We felt that this was just too much and, upsetting though it was, asked the question how long did he have if we didn't do anything?

We were told "about a month, as the Epulis was very aggressive and it would become ulcerated and he wouldn't be able to eat".  Because we wanted to give him the best chance ever, we decided to go ahead with great trepidation and were told that they would ring us when they had news.

The wait was just awful - we were miles away from home and, fearing the worst, I wondered if perhaps the best thing to do would be to let him go there and then as he would be under anaesthetic and not know what was going on, to which Brian emphatically said "no way - we are definitely taking him home whatever the outcome".

An hour or so later, the vet rang to say that he felt he could successfully remove just about a quarter of Fletch's top gum and jaw and that he wouldn't lose his nose.  The relief that he might have a chance was too much and I'm not ashamed to admit it but I was crying my eyes out in the middle of Sainsbury's at the time!

The rest of the day dragged until the vet rang to say he was pleased with how the op had gone and that he would see us the next day, after which we could take Fletch home.

Needless to say, Fletch was over the moon to see us but made it quite clear that all he wanted to do was go home!  Fletch slept for most of the journey but as soon as he arrived and he and Rosie saw each other, they couldn't wait to run around wagging their tails in absolute delight.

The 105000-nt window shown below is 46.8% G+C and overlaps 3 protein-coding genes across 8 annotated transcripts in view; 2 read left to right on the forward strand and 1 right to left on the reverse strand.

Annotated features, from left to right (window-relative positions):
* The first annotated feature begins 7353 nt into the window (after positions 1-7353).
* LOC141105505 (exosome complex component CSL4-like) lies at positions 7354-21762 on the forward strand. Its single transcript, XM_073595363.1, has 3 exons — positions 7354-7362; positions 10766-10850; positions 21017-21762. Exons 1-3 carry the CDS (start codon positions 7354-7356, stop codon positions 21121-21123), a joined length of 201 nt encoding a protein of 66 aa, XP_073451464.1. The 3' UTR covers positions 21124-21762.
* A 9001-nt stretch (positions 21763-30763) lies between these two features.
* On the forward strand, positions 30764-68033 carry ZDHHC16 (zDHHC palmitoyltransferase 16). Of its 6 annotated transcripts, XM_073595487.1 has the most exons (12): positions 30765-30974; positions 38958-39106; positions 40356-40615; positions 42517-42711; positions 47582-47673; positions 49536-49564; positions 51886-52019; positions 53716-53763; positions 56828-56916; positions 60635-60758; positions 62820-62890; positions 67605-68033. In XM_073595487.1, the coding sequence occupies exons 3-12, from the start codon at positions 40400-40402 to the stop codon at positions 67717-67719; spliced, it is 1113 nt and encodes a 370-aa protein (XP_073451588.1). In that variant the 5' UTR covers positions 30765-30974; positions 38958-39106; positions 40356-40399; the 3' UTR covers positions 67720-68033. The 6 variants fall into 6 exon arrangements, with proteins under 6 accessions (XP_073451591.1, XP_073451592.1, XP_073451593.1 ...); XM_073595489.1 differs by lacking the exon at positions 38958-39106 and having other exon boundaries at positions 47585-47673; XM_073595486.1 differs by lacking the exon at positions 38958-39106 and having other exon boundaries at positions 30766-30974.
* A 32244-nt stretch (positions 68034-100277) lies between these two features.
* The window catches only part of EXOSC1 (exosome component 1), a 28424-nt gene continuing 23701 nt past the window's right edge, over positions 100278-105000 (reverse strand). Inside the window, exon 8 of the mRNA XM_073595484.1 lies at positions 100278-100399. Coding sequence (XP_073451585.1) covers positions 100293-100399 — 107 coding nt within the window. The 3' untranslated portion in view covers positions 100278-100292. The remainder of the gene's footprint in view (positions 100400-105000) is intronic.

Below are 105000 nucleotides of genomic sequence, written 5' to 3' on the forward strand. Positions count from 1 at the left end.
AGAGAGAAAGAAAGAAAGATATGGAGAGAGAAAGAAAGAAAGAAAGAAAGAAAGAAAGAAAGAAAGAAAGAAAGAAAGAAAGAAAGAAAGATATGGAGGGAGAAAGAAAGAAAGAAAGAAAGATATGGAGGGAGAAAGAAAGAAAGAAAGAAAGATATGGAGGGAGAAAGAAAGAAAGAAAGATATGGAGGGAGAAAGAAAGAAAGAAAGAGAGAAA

Fletch hasn't looked back since.  He has given us so much enjoyment and spends most of his time with his red (hopefully this time, indestructible) dumb-bell in his mouth which he takes everywhere with him in the hope that you will go and throw it for him - until the day came when he couldn't find it!


Fletch was beside himself and although we all searched high and low, it was nowhere to be seen.  The only thing we could do was to give him the spare bright green one we had (just in case) which he hasn't let out of his sight since!!

I would just like to add that this is the first time I have ever had a rescue dog - we have always paid for a pedigree puppy in the past, but Fletch is one of the nicest dogs we have ever owned and I have absolutely no hesitation in recommending to anyone thinking of having a rescue - go ahead and do it as they will forever be indebted to you and give you all the love and companionship you could ever wish for.  We would definitely recommend taking out insurance as we did with Fletch - it didn't cover the full amount of his operation, but it did help go towards it.